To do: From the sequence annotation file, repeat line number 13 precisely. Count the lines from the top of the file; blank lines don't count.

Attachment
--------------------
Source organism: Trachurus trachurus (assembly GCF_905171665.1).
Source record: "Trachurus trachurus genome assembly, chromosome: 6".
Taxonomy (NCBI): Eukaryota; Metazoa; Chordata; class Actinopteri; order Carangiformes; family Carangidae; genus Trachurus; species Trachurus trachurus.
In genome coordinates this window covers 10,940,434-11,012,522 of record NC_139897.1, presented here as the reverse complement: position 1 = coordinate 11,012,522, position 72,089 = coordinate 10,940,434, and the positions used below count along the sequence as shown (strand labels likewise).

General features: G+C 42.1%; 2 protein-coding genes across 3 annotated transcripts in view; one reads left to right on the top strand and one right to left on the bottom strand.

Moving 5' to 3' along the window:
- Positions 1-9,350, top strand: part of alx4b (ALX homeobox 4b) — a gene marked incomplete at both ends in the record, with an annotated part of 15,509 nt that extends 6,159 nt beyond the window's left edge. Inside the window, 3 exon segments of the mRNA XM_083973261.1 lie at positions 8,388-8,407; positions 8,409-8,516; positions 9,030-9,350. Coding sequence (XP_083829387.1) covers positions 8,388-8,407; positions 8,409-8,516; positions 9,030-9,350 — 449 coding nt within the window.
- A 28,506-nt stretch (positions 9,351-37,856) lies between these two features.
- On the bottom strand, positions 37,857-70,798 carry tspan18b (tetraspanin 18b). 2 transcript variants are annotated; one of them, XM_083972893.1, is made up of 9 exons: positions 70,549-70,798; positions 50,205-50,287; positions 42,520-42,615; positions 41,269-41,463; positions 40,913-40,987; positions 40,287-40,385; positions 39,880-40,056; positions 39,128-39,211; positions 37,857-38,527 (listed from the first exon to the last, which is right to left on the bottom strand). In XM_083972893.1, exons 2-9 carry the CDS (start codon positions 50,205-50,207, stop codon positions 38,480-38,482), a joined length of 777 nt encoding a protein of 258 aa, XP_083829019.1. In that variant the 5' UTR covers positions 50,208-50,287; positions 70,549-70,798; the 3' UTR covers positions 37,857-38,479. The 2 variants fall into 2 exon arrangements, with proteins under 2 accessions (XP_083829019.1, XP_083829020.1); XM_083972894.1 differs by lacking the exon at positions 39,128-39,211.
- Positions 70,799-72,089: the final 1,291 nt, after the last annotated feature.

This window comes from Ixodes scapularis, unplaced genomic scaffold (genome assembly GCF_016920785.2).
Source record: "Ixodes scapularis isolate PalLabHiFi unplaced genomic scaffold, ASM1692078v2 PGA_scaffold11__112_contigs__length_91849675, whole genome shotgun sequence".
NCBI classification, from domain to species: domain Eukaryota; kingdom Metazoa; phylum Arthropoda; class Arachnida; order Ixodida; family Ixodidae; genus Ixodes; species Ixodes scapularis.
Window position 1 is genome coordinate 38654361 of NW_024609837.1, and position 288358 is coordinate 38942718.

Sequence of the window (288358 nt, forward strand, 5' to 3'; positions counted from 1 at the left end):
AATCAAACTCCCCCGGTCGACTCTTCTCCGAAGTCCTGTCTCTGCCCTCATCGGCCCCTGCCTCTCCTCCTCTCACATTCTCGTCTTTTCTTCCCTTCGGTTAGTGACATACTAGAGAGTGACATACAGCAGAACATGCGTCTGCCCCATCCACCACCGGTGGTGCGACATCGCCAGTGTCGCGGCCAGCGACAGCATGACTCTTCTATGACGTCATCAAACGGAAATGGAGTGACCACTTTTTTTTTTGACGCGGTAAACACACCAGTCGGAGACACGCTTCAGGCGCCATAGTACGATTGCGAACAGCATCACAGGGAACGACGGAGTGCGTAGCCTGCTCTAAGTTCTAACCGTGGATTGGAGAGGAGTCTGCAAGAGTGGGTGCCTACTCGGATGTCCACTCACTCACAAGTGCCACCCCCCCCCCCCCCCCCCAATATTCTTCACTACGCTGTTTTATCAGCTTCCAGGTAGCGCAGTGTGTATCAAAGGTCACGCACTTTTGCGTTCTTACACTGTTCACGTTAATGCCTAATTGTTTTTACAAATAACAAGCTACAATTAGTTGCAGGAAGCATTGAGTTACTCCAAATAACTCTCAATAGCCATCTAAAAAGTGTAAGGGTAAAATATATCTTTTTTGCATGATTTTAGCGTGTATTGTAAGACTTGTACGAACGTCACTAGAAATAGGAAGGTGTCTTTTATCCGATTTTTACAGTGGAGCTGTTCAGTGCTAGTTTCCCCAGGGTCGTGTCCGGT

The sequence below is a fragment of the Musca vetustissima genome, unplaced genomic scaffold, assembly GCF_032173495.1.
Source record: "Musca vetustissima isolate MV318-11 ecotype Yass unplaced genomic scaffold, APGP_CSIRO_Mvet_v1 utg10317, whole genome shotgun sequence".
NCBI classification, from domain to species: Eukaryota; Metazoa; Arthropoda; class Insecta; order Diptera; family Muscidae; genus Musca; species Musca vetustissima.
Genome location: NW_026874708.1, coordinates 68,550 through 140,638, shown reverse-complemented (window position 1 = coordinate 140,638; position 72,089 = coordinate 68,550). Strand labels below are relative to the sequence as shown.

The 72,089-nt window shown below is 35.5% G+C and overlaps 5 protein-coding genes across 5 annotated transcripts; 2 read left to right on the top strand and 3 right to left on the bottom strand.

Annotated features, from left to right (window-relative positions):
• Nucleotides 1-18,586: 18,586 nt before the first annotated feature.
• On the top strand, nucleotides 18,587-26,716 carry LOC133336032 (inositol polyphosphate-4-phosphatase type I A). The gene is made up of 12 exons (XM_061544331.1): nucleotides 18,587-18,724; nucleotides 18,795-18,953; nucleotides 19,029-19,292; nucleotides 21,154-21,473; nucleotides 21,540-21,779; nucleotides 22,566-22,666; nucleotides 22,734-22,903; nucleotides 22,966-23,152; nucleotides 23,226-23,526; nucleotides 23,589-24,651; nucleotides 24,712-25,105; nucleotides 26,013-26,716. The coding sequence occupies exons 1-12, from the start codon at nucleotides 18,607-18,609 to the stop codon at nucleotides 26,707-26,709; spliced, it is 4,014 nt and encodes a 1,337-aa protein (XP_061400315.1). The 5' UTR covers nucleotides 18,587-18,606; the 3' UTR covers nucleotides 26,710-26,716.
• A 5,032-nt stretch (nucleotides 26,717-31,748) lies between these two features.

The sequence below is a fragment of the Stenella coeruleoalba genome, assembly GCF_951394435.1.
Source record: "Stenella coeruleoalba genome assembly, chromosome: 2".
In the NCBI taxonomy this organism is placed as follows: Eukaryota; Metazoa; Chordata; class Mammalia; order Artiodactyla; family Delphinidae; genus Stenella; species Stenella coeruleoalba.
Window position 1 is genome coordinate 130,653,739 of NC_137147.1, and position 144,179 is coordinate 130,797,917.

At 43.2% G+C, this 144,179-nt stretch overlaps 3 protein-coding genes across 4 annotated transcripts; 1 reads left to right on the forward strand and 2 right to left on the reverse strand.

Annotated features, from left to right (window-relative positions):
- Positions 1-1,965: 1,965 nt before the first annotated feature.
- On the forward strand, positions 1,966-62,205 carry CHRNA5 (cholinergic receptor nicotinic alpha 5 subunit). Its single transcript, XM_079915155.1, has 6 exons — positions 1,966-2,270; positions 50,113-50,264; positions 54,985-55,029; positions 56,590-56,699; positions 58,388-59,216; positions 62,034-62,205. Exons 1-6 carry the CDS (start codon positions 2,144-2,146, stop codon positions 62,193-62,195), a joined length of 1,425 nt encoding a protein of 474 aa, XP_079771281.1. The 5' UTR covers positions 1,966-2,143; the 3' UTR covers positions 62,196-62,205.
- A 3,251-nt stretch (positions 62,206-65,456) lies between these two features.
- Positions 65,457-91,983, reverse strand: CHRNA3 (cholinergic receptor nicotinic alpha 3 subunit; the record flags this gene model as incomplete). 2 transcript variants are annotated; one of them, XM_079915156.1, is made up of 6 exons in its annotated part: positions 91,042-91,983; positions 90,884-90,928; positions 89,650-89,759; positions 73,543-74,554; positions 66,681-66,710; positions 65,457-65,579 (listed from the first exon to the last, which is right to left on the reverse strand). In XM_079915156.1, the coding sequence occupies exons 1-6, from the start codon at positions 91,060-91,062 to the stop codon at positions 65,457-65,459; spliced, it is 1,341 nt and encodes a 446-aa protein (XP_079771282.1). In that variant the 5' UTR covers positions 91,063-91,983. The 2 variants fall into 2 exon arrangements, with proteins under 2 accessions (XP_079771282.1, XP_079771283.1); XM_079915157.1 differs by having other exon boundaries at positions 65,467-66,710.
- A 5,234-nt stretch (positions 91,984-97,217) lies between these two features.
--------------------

NCBI classification, from domain to species: domain Eukaryota; kingdom Metazoa; phylum Arthropoda; class Arachnida; order Ixodida; family Ixodidae; genus Ixodes; species Ixodes scapularis.